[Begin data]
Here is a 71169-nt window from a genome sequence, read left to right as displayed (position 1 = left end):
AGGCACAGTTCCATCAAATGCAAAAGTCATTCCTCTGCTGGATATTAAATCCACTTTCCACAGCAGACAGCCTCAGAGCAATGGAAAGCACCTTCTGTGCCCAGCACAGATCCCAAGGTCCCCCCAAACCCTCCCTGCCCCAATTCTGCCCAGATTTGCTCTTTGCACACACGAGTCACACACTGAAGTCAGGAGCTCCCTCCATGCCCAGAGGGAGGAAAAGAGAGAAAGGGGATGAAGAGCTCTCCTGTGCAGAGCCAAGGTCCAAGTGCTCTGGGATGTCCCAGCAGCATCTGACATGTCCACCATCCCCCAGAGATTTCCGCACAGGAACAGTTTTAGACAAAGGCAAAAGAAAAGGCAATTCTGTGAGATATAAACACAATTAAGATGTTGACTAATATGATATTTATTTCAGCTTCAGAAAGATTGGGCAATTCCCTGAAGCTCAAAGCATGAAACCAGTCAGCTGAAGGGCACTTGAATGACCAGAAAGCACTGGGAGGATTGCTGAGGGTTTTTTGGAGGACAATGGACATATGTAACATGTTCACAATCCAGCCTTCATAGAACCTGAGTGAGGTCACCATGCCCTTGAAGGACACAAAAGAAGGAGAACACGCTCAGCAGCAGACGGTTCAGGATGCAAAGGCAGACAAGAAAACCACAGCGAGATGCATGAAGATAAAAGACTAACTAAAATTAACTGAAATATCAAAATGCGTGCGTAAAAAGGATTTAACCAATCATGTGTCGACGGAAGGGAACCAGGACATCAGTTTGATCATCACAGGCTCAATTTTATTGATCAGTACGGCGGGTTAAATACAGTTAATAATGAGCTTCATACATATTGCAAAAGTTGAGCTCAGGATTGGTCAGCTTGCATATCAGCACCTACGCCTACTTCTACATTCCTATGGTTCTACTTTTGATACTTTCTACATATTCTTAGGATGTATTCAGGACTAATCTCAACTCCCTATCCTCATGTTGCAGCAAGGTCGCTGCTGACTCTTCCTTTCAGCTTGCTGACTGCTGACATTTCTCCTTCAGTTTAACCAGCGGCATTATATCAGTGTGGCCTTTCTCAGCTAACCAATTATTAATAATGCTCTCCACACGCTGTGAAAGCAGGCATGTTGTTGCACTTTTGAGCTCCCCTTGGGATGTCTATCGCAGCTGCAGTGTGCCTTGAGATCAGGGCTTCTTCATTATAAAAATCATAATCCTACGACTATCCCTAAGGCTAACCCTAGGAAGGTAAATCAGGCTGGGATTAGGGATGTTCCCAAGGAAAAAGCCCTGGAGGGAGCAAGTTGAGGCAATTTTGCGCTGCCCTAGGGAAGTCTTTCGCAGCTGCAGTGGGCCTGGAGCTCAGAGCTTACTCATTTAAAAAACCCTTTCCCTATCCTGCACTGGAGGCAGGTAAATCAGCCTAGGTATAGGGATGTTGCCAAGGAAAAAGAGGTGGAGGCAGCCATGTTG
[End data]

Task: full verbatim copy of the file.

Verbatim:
Here is a 71169-nt window from a genome sequence, read left to right as displayed (position 1 = left end):
AGGCACAGTTCCATCAAATGCAAAAGTCATTCCTCTGCTGGATATTAAATCCACTTTCCACAGCAGACAGCCTCAGAGCAATGGAAAGCACCTTCTGTGCCCAGCACAGATCCCAAGGTCCCCCCAAACCCTCCCTGCCCCAATTCTGCCCAGATTTGCTCTTTGCACACACGAGTCACACACTGAAGTCAGGAGCTCCCTCCATGCCCAGAGGGAGGAAAAGAGAGAAAGGGGATGAAGAGCTCTCCTGTGCAGAGCCAAGGTCCAAGTGCTCTGGGATGTCCCAGCAGCATCTGACATGTCCACCATCCCCCAGAGATTTCCGCACAGGAACAGTTTTAGACAAAGGCAAAAGAAAAGGCAATTCTGTGAGATATAAACACAATTAAGATGTTGACTAATATGATATTTATTTCAGCTTCAGAAAGATTGGGCAATTCCCTGAAGCTCAAAGCATGAAACCAGTCAGCTGAAGGGCACTTGAATGACCAGAAAGCACTGGGAGGATTGCTGAGGGTTTTTTGGAGGACAATGGACATATGTAACATGTTCACAATCCAGCCTTCATAGAACCTGAGTGAGGTCACCATGCCCTTGAAGGACACAAAAGAAGGAGAACACGCTCAGCAGCAGACGGTTCAGGATGCAAAGGCAGACAAGAAAACCACAGCGAGATGCATGAAGATAAAAGACTAACTAAAATTAACTGAAATATCAAAATGCGTGCGTAAAAAGGATTTAACCAATCATGTGTCGACGGAAGGGAACCAGGACATCAGTTTGATCATCACAGGCTCAATTTTATTGATCAGTACGGCGGGTTAAATACAGTTAATAATGAGCTTCATACATATTGCAAAAGTTGAGCTCAGGATTGGTCAGCTTGCATATCAGCACCTACGCCTACTTCTACATTCCTATGGTTCTACTTTTGATACTTTCTACATATTCTTAGGATGTATTCAGGACTAATCTCAACTCCCTATCCTCATGTTGCAGCAAGGTCGCTGCTGACTCTTCCTTTCAGCTTGCTGACTGCTGACATTTCTCCTTCAGTTTAACCAGCGGCATTATATCAGTGTGGCCTTTCTCAGCTAACCAATTATTAATAATGCTCTCCACACGCTGTGAAAGCAGGCATGTTGTTGCACTTTTGAGCTCCCCTTGGGATGTCTATCGCAGCTGCAGTGTGCCTTGAGATCAGGGCTTCTTCATTATAAAAATCATAATCCTACGACTATCCCTAAGGCTAACCCTAGGAAGGTAAATCAGGCTGGGATTAGGGATGTTCCCAAGGAAAAAGCCCTGGAGGGAGCAAGTTGAGGCAATTTTGCGCTGCCCTAGGGAAGTCTTTCGCAGCTGCAGTGGGCCTGGAGCTCAGAGCTTACTCATTTAAAAAACCCTTTCCCTATCCTGCACTGGAGGCAGGTAAATCAGCCTAGGTATAGGGATGTTGCCAAGGAAAAAGAGGTGGAGGCAGCCATGTTG